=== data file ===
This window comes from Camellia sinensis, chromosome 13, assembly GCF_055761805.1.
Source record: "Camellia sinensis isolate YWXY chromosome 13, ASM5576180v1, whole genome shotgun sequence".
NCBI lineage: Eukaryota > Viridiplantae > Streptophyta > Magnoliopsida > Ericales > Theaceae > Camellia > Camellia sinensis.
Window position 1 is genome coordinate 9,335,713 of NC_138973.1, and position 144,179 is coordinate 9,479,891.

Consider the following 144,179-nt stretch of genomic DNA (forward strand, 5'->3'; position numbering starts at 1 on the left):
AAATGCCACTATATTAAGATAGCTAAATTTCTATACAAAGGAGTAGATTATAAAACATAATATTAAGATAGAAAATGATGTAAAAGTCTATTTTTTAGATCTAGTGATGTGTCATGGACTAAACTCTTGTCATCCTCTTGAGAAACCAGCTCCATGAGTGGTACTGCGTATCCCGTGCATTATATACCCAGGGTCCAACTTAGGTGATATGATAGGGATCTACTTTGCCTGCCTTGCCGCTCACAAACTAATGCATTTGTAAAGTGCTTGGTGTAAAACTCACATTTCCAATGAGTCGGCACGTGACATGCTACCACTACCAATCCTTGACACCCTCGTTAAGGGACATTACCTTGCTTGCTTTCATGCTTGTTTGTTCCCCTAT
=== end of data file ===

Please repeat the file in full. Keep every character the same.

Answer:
This window comes from Camellia sinensis, chromosome 13, assembly GCF_055761805.1.
Source record: "Camellia sinensis isolate YWXY chromosome 13, ASM5576180v1, whole genome shotgun sequence".
NCBI lineage: Eukaryota > Viridiplantae > Streptophyta > Magnoliopsida > Ericales > Theaceae > Camellia > Camellia sinensis.
Window position 1 is genome coordinate 9,335,713 of NC_138973.1, and position 144,179 is coordinate 9,479,891.

Consider the following 144,179-nt stretch of genomic DNA (forward strand, 5'->3'; position numbering starts at 1 on the left):
AAATGCCACTATATTAAGATAGCTAAATTTCTATACAAAGGAGTAGATTATAAAACATAATATTAAGATAGAAAATGATGTAAAAGTCTATTTTTTAGATCTAGTGATGTGTCATGGACTAAACTCTTGTCATCCTCTTGAGAAACCAGCTCCATGAGTGGTACTGCGTATCCCGTGCATTATATACCCAGGGTCCAACTTAGGTGATATGATAGGGATCTACTTTGCCTGCCTTGCCGCTCACAAACTAATGCATTTGTAAAGTGCTTGGTGTAAAACTCACATTTCCAATGAGTCGGCACGTGACATGCTACCACTACCAATCCTTGACACCCTCGTTAAGGGACATTACCTTGCTTGCTTTCATGCTTGTTTGTTCCCCTAT